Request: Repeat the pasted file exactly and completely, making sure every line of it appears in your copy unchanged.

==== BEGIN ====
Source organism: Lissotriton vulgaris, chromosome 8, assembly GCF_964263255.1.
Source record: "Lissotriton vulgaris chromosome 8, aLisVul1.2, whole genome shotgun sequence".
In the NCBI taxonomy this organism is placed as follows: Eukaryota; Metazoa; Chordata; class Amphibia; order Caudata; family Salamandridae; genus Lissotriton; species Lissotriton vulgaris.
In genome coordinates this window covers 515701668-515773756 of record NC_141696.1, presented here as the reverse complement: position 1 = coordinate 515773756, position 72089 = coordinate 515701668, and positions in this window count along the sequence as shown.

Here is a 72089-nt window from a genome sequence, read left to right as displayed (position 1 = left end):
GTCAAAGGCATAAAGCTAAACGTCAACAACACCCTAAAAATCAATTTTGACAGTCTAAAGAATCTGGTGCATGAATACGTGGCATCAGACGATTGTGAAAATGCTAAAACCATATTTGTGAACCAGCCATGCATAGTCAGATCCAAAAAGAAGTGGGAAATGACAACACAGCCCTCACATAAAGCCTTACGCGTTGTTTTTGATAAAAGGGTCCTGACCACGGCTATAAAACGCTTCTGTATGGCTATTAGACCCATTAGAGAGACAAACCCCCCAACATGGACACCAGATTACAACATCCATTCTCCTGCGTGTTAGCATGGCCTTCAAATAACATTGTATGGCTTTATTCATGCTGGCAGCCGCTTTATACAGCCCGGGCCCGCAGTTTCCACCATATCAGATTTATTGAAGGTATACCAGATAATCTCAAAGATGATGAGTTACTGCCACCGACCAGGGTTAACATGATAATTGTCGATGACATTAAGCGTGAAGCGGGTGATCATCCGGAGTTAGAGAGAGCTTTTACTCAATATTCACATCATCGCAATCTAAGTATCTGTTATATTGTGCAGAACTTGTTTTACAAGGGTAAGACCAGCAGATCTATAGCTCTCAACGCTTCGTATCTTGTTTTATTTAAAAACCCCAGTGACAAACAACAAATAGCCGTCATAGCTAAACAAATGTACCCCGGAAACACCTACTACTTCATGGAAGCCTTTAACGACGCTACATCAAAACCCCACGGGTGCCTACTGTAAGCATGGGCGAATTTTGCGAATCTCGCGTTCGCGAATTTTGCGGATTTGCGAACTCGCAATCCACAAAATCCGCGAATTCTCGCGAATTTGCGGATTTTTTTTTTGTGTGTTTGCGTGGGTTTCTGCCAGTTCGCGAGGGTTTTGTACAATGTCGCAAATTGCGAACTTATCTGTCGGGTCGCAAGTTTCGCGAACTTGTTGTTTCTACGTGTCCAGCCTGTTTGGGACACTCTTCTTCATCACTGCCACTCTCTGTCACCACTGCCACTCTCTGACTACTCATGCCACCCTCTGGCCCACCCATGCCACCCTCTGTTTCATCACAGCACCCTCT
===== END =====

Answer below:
Source organism: Lissotriton vulgaris, chromosome 8, assembly GCF_964263255.1.
Source record: "Lissotriton vulgaris chromosome 8, aLisVul1.2, whole genome shotgun sequence".
In the NCBI taxonomy this organism is placed as follows: Eukaryota; Metazoa; Chordata; class Amphibia; order Caudata; family Salamandridae; genus Lissotriton; species Lissotriton vulgaris.
In genome coordinates this window covers 515701668-515773756 of record NC_141696.1, presented here as the reverse complement: position 1 = coordinate 515773756, position 72089 = coordinate 515701668, and positions in this window count along the sequence as shown.

Here is a 72089-nt window from a genome sequence, read left to right as displayed (position 1 = left end):
GTCAAAGGCATAAAGCTAAACGTCAACAACACCCTAAAAATCAATTTTGACAGTCTAAAGAATCTGGTGCATGAATACGTGGCATCAGACGATTGTGAAAATGCTAAAACCATATTTGTGAACCAGCCATGCATAGTCAGATCCAAAAAGAAGTGGGAAATGACAACACAGCCCTCACATAAAGCCTTACGCGTTGTTTTTGATAAAAGGGTCCTGACCACGGCTATAAAACGCTTCTGTATGGCTATTAGACCCATTAGAGAGACAAACCCCCCAACATGGACACCAGATTACAACATCCATTCTCCTGCGTGTTAGCATGGCCTTCAAATAACATTGTATGGCTTTATTCATGCTGGCAGCCGCTTTATACAGCCCGGGCCCGCAGTTTCCACCATATCAGATTTATTGAAGGTATACCAGATAATCTCAAAGATGATGAGTTACTGCCACCGACCAGGGTTAACATGATAATTGTCGATGACATTAAGCGTGAAGCGGGTGATCATCCGGAGTTAGAGAGAGCTTTTACTCAATATTCACATCATCGCAATCTAAGTATCTGTTATATTGTGCAGAACTTGTTTTACAAGGGTAAGACCAGCAGATCTATAGCTCTCAACGCTTCGTATCTTGTTTTATTTAAAAACCCCAGTGACAAACAACAAATAGCCGTCATAGCTAAACAAATGTACCCCGGAAACACCTACTACTTCATGGAAGCCTTTAACGACGCTACATCAAAACCCCACGGGTGCCTACTGTAAGCATGGGCGAATTTTGCGAATCTCGCGTTCGCGAATTTTGCGGATTTGCGAACTCGCAATCCACAAAATCCGCGAATTCTCGCGAATTTGCGGATTTTTTTTTTGTGTGTTTGCGTGGGTTTCTGCCAGTTCGCGAGGGTTTTGTACAATGTCGCAAATTGCGAACTTATCTGTCGGGTCGCAAGTTTCGCGAACTTGTTGTTTCTACGTGTCCAGCCTGTTTGGGACACTCTTCTTCATCACTGCCACTCTCTGTCACCACTGCCACTCTCTGACTACTCATGCCACCCTCTGGCCCACCCATGCCACCCTCTGTTTCATCACAGCACCCTCT